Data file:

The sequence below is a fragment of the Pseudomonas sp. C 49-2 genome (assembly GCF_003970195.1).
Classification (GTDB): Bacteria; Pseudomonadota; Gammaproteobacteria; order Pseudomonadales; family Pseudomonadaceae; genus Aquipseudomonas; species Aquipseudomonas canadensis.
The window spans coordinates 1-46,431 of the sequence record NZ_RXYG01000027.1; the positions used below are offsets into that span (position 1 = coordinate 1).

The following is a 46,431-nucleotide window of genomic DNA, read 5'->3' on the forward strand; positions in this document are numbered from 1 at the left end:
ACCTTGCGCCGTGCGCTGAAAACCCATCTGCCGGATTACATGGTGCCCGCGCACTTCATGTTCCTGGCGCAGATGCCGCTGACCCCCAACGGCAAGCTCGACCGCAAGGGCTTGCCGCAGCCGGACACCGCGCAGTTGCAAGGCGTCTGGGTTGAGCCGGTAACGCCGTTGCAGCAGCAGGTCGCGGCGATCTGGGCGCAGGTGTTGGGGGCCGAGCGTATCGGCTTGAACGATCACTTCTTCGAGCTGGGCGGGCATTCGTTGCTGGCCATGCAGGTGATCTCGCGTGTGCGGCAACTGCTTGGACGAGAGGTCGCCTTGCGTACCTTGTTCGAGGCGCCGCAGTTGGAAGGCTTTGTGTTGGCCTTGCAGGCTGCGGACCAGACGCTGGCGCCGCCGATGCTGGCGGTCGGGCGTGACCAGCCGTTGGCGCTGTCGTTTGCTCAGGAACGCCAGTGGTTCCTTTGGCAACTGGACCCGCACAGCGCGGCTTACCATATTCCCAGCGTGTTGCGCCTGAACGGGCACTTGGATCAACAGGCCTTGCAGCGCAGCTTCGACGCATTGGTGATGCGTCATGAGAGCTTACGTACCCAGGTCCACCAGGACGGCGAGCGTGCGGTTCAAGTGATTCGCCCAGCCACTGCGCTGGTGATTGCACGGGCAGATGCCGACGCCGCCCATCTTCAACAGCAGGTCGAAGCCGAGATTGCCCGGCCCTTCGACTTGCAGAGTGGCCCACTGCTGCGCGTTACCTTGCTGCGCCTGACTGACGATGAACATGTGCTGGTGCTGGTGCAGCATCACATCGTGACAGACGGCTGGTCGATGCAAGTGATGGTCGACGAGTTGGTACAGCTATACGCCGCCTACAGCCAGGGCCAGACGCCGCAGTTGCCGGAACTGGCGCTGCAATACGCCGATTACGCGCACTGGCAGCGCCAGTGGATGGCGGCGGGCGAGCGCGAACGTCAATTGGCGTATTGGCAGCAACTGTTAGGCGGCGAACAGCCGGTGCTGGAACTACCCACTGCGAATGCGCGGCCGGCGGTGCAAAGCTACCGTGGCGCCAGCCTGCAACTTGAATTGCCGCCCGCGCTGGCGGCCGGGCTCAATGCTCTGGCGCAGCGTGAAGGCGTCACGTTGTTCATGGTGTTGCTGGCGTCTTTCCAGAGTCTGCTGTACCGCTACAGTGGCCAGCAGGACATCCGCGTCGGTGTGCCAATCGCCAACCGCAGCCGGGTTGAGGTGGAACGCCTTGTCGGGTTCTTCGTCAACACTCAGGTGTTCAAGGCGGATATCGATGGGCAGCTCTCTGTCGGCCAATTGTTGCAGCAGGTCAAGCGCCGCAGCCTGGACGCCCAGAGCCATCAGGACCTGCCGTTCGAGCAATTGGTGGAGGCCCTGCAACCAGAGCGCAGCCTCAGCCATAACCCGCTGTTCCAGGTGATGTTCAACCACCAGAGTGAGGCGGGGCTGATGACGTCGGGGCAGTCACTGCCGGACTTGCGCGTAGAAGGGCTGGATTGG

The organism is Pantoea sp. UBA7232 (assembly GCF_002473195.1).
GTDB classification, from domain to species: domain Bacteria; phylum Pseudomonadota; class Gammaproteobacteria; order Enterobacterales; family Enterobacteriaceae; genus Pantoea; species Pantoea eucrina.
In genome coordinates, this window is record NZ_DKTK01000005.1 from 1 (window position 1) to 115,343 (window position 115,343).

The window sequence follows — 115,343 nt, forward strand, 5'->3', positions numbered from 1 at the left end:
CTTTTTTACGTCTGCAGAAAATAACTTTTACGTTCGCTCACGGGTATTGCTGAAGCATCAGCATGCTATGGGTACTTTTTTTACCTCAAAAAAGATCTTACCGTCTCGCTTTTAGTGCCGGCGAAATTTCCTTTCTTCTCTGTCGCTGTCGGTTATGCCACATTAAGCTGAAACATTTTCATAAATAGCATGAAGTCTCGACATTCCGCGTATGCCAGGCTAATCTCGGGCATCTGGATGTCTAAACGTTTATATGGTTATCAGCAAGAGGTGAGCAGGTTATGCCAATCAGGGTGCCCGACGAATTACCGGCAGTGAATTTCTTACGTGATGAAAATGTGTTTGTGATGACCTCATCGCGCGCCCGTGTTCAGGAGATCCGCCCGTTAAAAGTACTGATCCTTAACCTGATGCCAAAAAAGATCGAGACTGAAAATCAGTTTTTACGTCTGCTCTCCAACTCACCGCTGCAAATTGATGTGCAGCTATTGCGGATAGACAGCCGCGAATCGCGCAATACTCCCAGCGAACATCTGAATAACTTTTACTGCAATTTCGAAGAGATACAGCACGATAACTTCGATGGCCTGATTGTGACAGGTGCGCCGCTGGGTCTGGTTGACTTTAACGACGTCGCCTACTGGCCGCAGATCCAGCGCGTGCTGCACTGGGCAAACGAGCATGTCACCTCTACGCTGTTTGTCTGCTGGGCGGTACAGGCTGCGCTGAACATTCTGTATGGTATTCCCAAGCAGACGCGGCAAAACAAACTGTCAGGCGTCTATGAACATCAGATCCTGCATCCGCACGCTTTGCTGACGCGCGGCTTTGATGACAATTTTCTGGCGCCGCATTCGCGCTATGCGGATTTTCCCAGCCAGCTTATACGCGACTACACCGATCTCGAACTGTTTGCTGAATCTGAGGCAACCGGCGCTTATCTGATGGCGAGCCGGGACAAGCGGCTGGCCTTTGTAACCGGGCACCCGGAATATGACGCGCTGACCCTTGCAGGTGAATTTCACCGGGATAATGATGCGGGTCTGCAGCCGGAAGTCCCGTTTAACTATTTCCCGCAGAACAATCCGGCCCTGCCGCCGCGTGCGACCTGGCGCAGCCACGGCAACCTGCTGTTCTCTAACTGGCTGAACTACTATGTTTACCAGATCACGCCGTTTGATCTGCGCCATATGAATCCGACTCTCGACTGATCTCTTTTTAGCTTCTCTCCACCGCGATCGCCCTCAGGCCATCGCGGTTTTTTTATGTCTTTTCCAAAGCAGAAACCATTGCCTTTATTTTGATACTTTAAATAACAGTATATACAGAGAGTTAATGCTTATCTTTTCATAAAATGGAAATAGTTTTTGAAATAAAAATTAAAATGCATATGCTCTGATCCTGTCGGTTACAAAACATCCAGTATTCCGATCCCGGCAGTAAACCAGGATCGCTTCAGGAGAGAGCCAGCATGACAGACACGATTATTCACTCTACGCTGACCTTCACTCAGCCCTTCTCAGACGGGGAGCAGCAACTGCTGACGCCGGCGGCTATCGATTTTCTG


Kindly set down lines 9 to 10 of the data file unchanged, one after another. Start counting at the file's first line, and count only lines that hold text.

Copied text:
The window sequence follows — 115,343 nt, forward strand, 5'->3', positions numbered from 1 at the left end:
CTTTTTTACGTCTGCAGAAAATAACTTTTACGTTCGCTCACGGGTATTGCTGAAGCATCAGCATGCTATGGGTACTTTTTTTACCTCAAAAAAGATCTTACCGTCTCGCTTTTAGTGCCGGCGAAATTTCCTTTCTTCTCTGTCGCTGTCGGTTATGCCACATTAAGCTGAAACATTTTCATAAATAGCATGAAGTCTCGACATTCCGCGTATGCCAGGCTAATCTCGGGCATCTGGATGTCTAAACGTTTATATGGTTATCAGCAAGAGGTGAGCAGGTTATGCCAATCAGGGTGCCCGACGAATTACCGGCAGTGAATTTCTTACGTGATGAAAATGTGTTTGTGATGACCTCATCGCGCGCCCGTGTTCAGGAGATCCGCCCGTTAAAAGTACTGATCCTTAACCTGATGCCAAAAAAGATCGAGACTGAAAATCAGTTTTTACGTCTGCTCTCCAACTCACCGCTGCAAATTGATGTGCAGCTATTGCGGATAGACAGCCGCGAATCGCGCAATACTCCCAGCGAACATCTGAATAACTTTTACTGCAATTTCGAAGAGATACAGCACGATAACTTCGATGGCCTGATTGTGACAGGTGCGCCGCTGGGTCTGGTTGACTTTAACGACGTCGCCTACTGGCCGCAGATCCAGCGCGTGCTGCACTGGGCAAACGAGCATGTCACCTCTACGCTGTTTGTCTGCTGGGCGGTACAGGCTGCGCTGAACATTCTGTATGGTATTCCCAAGCAGACGCGGCAAAACAAACTGTCAGGCGTCTATGAACATCAGATCCTGCATCCGCACGCTTTGCTGACGCGCGGCTTTGATGACAATTTTCTGGCGCCGCATTCGCGCTATGCGGATTTTCCCAGCCAGCTTATACGCGACTACACCGATCTCGAACTGTTTGCTGAATCTGAGGCAACCGGCGCTTATCTGATGGCGAGCCGGGACAAGCGGCTGGCCTTTGTAACCGGGCACCCGGAATATGACGCGCTGACCCTTGCAGGTGAATTTCACCGGGATAATGATGCGGGTCTGCAGCCGGAAGTCCCGTTTAACTATTTCCCGCAGAACAATCCGGCCCTGCCGCCGCGTGCGACCTGGCGCAGCCACGGCAACCTGCTGTTCTCTAACTGGCTGAACTACTATGTTTACCAGATCACGCCGTTTGATCTGCGCCATATGAATCCGACTCTCGACTGATCTCTTTTTAGCTTCTCTCCACCGCGATCGCCCTCAGGCCATCGCGGTTTTTTTATGTCTTTTCCAAAGCAGAAACCATTGCCTTTATTTTGATACTTTAAATAACAGTATATACAGAGAGTTAATGCTTATCTTTTCATAAAATGGAAATAGTTTTTGAAATAAAAATTAAAATGCATATGCTCTGATCCTGTCGGTTACAAAACATCCAGTATTCCGATCCCGGCAGTAAACCAGGATCGCTTCAGGAGAGAGCCAGCATGACAGACACGATTATTCACTCTACGCTGACCTTCACTCAGCCCTTCTCAGACGGGGAGCAGCAACTGCTGACGCCGGCGGCTATCGATTTTCTG